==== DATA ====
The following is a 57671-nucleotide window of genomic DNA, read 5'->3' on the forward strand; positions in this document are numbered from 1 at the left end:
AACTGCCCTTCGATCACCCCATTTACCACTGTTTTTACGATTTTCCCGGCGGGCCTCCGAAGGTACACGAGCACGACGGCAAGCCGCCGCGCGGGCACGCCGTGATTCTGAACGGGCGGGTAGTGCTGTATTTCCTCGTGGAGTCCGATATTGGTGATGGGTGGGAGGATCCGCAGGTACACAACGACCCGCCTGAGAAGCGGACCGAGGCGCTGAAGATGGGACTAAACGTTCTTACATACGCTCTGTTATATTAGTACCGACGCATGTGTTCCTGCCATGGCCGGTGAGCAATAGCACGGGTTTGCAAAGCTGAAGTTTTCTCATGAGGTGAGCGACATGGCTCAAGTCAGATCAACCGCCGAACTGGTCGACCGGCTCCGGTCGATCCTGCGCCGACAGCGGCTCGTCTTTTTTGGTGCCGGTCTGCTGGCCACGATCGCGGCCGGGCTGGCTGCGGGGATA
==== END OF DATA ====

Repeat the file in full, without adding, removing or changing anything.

The following is a 57671-nucleotide window of genomic DNA, read 5'->3' on the forward strand; positions in this document are numbered from 1 at the left end:
AACTGCCCTTCGATCACCCCATTTACCACTGTTTTTACGATTTTCCCGGCGGGCCTCCGAAGGTACACGAGCACGACGGCAAGCCGCCGCGCGGGCACGCCGTGATTCTGAACGGGCGGGTAGTGCTGTATTTCCTCGTGGAGTCCGATATTGGTGATGGGTGGGAGGATCCGCAGGTACACAACGACCCGCCTGAGAAGCGGACCGAGGCGCTGAAGATGGGACTAAACGTTCTTACATACGCTCTGTTATATTAGTACCGACGCATGTGTTCCTGCCATGGCCGGTGAGCAATAGCACGGGTTTGCAAAGCTGAAGTTTTCTCATGAGGTGAGCGACATGGCTCAAGTCAGATCAACCGCCGAACTGGTCGACCGGCTCCGGTCGATCCTGCGCCGACAGCGGCTCGTCTTTTTTGGTGCCGGTCTGCTGGCCACGATCGCGGCCGGGCTGGCTGCGGGGATA